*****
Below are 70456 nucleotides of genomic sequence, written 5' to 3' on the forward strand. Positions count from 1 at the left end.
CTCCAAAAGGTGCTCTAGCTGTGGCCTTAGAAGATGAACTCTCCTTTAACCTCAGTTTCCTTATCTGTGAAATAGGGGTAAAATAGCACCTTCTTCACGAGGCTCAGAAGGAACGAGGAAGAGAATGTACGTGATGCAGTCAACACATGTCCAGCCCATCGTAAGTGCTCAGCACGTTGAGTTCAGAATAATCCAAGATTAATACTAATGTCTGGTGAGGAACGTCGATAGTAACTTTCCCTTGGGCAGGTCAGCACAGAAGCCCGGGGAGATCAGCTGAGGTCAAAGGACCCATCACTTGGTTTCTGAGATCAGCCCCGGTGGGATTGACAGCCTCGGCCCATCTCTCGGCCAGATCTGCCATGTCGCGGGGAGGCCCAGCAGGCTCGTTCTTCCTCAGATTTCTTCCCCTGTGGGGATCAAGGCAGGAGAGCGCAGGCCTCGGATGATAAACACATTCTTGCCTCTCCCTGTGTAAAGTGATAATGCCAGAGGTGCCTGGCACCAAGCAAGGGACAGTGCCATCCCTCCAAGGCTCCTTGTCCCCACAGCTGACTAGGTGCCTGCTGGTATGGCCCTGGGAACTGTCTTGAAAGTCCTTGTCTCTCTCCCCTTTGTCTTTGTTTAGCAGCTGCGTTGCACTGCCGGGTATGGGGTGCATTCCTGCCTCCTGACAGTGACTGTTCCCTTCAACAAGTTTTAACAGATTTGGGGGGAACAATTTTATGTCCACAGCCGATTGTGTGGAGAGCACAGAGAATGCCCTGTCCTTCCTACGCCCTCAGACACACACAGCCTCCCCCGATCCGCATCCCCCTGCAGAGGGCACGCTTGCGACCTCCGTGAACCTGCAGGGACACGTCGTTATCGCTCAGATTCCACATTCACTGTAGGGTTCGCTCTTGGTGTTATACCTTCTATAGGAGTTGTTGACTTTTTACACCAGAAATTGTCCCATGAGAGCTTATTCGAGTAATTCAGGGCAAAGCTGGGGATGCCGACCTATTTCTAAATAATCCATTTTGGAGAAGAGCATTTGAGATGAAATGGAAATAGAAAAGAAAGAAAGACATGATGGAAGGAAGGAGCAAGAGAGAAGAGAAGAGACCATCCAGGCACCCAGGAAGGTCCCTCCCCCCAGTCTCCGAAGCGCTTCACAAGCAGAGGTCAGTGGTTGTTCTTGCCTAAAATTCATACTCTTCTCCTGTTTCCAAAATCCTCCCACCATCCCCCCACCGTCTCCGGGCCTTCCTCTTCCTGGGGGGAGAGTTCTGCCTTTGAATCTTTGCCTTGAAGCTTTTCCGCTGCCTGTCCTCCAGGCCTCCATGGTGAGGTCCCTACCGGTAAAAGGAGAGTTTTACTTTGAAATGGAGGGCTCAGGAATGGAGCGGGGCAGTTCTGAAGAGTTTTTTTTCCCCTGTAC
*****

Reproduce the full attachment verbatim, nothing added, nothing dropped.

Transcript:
Below are 70456 nucleotides of genomic sequence, written 5' to 3' on the forward strand. Positions count from 1 at the left end.
CTCCAAAAGGTGCTCTAGCTGTGGCCTTAGAAGATGAACTCTCCTTTAACCTCAGTTTCCTTATCTGTGAAATAGGGGTAAAATAGCACCTTCTTCACGAGGCTCAGAAGGAACGAGGAAGAGAATGTACGTGATGCAGTCAACACATGTCCAGCCCATCGTAAGTGCTCAGCACGTTGAGTTCAGAATAATCCAAGATTAATACTAATGTCTGGTGAGGAACGTCGATAGTAACTTTCCCTTGGGCAGGTCAGCACAGAAGCCCGGGGAGATCAGCTGAGGTCAAAGGACCCATCACTTGGTTTCTGAGATCAGCCCCGGTGGGATTGACAGCCTCGGCCCATCTCTCGGCCAGATCTGCCATGTCGCGGGGAGGCCCAGCAGGCTCGTTCTTCCTCAGATTTCTTCCCCTGTGGGGATCAAGGCAGGAGAGCGCAGGCCTCGGATGATAAACACATTCTTGCCTCTCCCTGTGTAAAGTGATAATGCCAGAGGTGCCTGGCACCAAGCAAGGGACAGTGCCATCCCTCCAAGGCTCCTTGTCCCCACAGCTGACTAGGTGCCTGCTGGTATGGCCCTGGGAACTGTCTTGAAAGTCCTTGTCTCTCTCCCCTTTGTCTTTGTTTAGCAGCTGCGTTGCACTGCCGGGTATGGGGTGCATTCCTGCCTCCTGACAGTGACTGTTCCCTTCAACAAGTTTTAACAGATTTGGGGGGAACAATTTTATGTCCACAGCCGATTGTGTGGAGAGCACAGAGAATGCCCTGTCCTTCCTACGCCCTCAGACACACACAGCCTCCCCCGATCCGCATCCCCCTGCAGAGGGCACGCTTGCGACCTCCGTGAACCTGCAGGGACACGTCGTTATCGCTCAGATTCCACATTCACTGTAGGGTTCGCTCTTGGTGTTATACCTTCTATAGGAGTTGTTGACTTTTTACACCAGAAATTGTCCCATGAGAGCTTATTCGAGTAATTCAGGGCAAAGCTGGGGATGCCGACCTATTTCTAAATAATCCATTTTGGAGAAGAGCATTTGAGATGAAATGGAAATAGAAAAGAAAGAAAGACATGATGGAAGGAAGGAGCAAGAGAGAAGAGAAGAGACCATCCAGGCACCCAGGAAGGTCCCTCCCCCCAGTCTCCGAAGCGCTTCACAAGCAGAGGTCAGTGGTTGTTCTTGCCTAAAATTCATACTCTTCTCCTGTTTCCAAAATCCTCCCACCATCCCCCCACCGTCTCCGGGCCTTCCTCTTCCTGGGGGGAGAGTTCTGCCTTTGAATCTTTGCCTTGAAGCTTTTCCGCTGCCTGTCCTCCAGGCCTCCATGGTGAGGTCCCTACCGGTAAAAGGAGAGTTTTACTTTGAAATGGAGGGCTCAGGAATGGAGCGGGGCAGTTCTGAAGAGTTTTTTTTCCCCTGTAC